There are some parameters on the FLIP solver that I like to turn on in most of my FLIP sims. The three main ones are ID, age and vorticity. They can be used to make post-simulation tweaks, as we shall see in the next tip, and can all be found in the FLIP Solver under the Behavior and Vorticity tabs, as shown above.

Most artists are already familiar with the ID attribute and how powerful it can be. Your data size might take a small hit for caching an additional attribute, but it’s always a good idea to have that information available.

Enabling the age attribute via the Age Particles checkbox (which also exports the life attribute) makes it possible to control how a sim looks over time, especially if you have a source that is constantly emitting.

The vorticity attribute is handy for sourcing secondary simulations like whitewater and is great for manipulating shading.

A simple VEX wrangle to adjust particle size based on the density of the point cloud.

5. Do post-simulation tweaks to salvage failing sims

There is a tendency to rely heavily on the output of a FLIP simulation as a final result. While this an ideal workflow, due to time constraints, you don’t always have the luxury of resimulating to fix problems. In cases like these, running post-simulation tweaks on the FLIP particles themselves can help ‘salvage’ the sim.

For example, one of reasons to add the ID attribute is that it enables you to use the Retime node to retime a sim. There have been times where I have forgotten to turn on this checkbox, only to find that the only note I received on the shot was ‘Make it slower by 80%’, meaning that I had simulate everything again.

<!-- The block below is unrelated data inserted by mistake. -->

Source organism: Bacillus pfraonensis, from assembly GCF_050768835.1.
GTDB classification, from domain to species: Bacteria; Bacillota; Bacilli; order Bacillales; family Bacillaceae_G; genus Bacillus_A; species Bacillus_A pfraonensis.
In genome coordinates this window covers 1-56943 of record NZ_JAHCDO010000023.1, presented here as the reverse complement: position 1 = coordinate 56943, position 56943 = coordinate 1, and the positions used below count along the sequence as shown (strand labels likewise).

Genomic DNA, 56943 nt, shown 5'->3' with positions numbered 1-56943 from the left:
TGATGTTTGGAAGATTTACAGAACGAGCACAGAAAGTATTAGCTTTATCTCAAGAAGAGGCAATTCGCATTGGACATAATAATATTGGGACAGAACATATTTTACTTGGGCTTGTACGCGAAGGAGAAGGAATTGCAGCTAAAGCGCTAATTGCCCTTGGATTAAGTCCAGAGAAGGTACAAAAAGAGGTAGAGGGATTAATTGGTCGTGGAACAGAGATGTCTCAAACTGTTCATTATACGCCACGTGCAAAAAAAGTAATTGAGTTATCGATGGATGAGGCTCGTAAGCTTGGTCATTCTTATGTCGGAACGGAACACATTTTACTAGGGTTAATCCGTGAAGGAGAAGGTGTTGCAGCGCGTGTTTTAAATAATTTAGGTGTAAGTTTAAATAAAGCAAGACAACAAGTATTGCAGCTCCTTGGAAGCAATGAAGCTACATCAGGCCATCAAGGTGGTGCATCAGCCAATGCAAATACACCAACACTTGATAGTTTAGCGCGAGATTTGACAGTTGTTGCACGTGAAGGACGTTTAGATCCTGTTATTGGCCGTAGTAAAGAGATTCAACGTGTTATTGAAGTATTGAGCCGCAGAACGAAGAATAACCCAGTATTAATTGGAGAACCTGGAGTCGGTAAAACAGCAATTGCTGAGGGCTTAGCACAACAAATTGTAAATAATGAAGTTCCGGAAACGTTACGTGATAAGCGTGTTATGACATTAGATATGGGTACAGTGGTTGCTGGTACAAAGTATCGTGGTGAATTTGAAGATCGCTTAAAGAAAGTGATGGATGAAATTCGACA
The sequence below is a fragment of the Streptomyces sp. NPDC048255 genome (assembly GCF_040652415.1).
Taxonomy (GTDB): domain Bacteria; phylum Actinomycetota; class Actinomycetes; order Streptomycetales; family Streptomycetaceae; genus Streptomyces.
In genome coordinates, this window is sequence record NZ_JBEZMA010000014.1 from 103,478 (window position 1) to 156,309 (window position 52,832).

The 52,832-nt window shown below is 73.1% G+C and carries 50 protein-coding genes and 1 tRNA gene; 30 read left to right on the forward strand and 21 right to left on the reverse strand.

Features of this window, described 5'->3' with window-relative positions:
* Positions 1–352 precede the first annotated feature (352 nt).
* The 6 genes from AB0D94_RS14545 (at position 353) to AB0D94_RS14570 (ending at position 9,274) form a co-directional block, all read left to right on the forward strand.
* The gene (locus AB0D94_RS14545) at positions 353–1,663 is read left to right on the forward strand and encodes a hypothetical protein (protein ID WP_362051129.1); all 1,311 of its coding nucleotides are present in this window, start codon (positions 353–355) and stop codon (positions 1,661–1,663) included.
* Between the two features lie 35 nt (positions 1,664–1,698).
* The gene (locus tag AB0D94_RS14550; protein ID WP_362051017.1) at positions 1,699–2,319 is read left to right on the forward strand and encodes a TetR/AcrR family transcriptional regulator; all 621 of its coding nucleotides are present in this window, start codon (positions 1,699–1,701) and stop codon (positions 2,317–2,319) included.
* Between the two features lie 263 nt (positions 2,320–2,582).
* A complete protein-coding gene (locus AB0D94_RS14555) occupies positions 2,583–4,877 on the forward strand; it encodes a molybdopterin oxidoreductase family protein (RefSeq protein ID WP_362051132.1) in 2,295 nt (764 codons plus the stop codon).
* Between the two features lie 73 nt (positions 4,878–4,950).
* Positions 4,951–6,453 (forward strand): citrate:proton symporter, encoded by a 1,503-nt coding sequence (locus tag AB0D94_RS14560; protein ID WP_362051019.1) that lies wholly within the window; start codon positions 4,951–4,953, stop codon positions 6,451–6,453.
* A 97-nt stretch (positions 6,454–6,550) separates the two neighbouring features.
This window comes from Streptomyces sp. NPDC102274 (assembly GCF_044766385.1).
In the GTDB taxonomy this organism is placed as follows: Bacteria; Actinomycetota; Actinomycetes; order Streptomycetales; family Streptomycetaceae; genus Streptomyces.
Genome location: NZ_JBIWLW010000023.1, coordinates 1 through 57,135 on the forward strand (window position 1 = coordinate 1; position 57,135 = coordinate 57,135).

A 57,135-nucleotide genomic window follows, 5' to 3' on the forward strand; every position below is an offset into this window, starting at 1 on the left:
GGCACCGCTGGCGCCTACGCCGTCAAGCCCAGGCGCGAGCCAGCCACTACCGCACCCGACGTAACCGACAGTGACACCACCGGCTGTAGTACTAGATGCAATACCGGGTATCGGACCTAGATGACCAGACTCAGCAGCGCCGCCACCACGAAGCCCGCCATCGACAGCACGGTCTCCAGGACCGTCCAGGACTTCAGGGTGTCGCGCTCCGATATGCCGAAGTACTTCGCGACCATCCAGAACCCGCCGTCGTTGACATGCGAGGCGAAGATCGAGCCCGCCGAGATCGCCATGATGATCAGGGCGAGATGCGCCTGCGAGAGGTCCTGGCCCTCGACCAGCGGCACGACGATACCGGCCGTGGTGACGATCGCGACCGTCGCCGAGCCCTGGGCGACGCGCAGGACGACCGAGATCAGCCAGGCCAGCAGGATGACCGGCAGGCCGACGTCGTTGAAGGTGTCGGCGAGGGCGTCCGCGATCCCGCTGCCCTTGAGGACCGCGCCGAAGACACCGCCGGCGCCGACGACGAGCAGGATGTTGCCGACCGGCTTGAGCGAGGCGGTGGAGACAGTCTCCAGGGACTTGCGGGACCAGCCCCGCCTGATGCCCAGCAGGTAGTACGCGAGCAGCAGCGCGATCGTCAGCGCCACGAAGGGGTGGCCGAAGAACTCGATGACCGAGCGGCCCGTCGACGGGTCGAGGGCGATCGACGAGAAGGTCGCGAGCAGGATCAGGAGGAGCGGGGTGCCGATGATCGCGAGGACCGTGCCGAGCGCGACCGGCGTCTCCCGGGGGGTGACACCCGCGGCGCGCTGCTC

Another common problem that I encounter when running mid-res simulations is that the size of the liquid droplets is good in high-density areas of the simulation, but too big in sparser areas. In cases like this, a simple wrangle using the pcfind: function can help mark sparse areas and lower their pscale value.

Here’s the code snippet used in the wrangle:

int pc[] = pcfind(0,'P',@P,chf('max_dist'),chi('max_pts'));
@pscale *= float(len(pc))/ch('max_pts');

Using xyzdist() and primuv() to push particles towards the collision surface.

6. Use xyzdist to handle high-resolution collision surfaces

This is another post-simulation tweak, but I find xyzdist() to be so useful that it deserves a point on its own. It is by far one of my most-used functions, along with primuv().

In a VEX or VOPs context, xyzdist() calculates the distance to the closest interpolated point on a surface. When combined with primuv(), you can extract any attribute from the parametric UVs of the object!